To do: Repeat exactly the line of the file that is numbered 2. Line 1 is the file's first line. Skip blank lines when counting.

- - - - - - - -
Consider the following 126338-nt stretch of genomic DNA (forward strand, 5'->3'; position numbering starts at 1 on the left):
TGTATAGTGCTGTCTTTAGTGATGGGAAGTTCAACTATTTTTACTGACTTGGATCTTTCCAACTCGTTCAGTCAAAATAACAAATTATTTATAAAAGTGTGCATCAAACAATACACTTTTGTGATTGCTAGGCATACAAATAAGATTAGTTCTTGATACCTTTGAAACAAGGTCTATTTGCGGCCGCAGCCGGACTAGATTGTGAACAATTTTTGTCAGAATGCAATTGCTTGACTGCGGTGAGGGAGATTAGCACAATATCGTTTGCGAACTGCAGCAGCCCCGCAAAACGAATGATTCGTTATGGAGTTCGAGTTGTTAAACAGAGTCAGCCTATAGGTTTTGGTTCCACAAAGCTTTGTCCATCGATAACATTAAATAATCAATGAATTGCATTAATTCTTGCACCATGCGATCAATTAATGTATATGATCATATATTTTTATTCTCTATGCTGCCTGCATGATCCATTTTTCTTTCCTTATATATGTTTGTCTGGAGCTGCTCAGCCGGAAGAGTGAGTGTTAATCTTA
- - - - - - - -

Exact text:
TGTATAGTGCTGTCTTTAGTGATGGGAAGTTCAACTATTTTTACTGACTTGGATCTTTCCAACTCGTTCAGTCAAAATAACAAATTATTTATAAAAGTGTGCATCAAACAATACACTTTTGTGATTGCTAGGCATACAAATAAGATTAGTTCTTGATACCTTTGAAACAAGGTCTATTTGCGGCCGCAGCCGGACTAGATTGTGAACAATTTTTGTCAGAATGCAATTGCTTGACTGCGGTGAGGGAGATTAGCACAATATCGTTTGCGAACTGCAGCAGCCCCGCAAAACGAATGATTCGTTATGGAGTTCGAGTTGTTAAACAGAGTCAGCCTATAGGTTTTGGTTCCACAAAGCTTTGTCCATCGATAACATTAAATAATCAATGAATTGCATTAATTCTTGCACCATGCGATCAATTAATGTATATGATCATATATTTTTATTCTCTATGCTGCCTGCATGATCCATTTTTCTTTCCTTATATATGTTTGTCTGGAGCTGCTCAGCCGGAAGAGTGAGTGTTAATCTTA